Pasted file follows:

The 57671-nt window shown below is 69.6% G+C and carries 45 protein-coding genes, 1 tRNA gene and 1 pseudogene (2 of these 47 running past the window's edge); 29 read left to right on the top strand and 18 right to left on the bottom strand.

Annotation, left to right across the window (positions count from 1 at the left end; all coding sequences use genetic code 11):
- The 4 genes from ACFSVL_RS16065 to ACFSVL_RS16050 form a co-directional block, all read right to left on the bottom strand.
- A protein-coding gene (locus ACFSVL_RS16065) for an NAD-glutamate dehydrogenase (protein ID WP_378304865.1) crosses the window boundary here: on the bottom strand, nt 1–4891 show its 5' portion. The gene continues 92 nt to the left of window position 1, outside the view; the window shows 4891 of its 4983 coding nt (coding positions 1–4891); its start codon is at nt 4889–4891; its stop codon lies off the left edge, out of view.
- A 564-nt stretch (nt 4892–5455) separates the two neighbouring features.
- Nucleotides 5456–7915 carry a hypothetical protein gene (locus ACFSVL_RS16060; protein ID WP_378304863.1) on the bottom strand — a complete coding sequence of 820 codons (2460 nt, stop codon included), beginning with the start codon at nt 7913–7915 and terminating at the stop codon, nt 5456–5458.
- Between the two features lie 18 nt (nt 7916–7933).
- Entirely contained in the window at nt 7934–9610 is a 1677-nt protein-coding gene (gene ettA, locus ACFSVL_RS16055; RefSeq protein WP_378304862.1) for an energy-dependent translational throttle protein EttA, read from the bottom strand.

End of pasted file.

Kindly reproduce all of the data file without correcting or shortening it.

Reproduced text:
The 57671-nt window shown below is 69.6% G+C and carries 45 protein-coding genes, 1 tRNA gene and 1 pseudogene (2 of these 47 running past the window's edge); 29 read left to right on the top strand and 18 right to left on the bottom strand.

Annotation, left to right across the window (positions count from 1 at the left end; all coding sequences use genetic code 11):
- The 4 genes from ACFSVL_RS16065 to ACFSVL_RS16050 form a co-directional block, all read right to left on the bottom strand.
- A protein-coding gene (locus ACFSVL_RS16065) for an NAD-glutamate dehydrogenase (protein ID WP_378304865.1) crosses the window boundary here: on the bottom strand, nt 1–4891 show its 5' portion. The gene continues 92 nt to the left of window position 1, outside the view; the window shows 4891 of its 4983 coding nt (coding positions 1–4891); its start codon is at nt 4889–4891; its stop codon lies off the left edge, out of view.
- A 564-nt stretch (nt 4892–5455) separates the two neighbouring features.
- Nucleotides 5456–7915 carry a hypothetical protein gene (locus ACFSVL_RS16060; protein ID WP_378304863.1) on the bottom strand — a complete coding sequence of 820 codons (2460 nt, stop codon included), beginning with the start codon at nt 7913–7915 and terminating at the stop codon, nt 5456–5458.
- Between the two features lie 18 nt (nt 7916–7933).
- Entirely contained in the window at nt 7934–9610 is a 1677-nt protein-coding gene (gene ettA, locus ACFSVL_RS16055; RefSeq protein WP_378304862.1) for an energy-dependent translational throttle protein EttA, read from the bottom strand.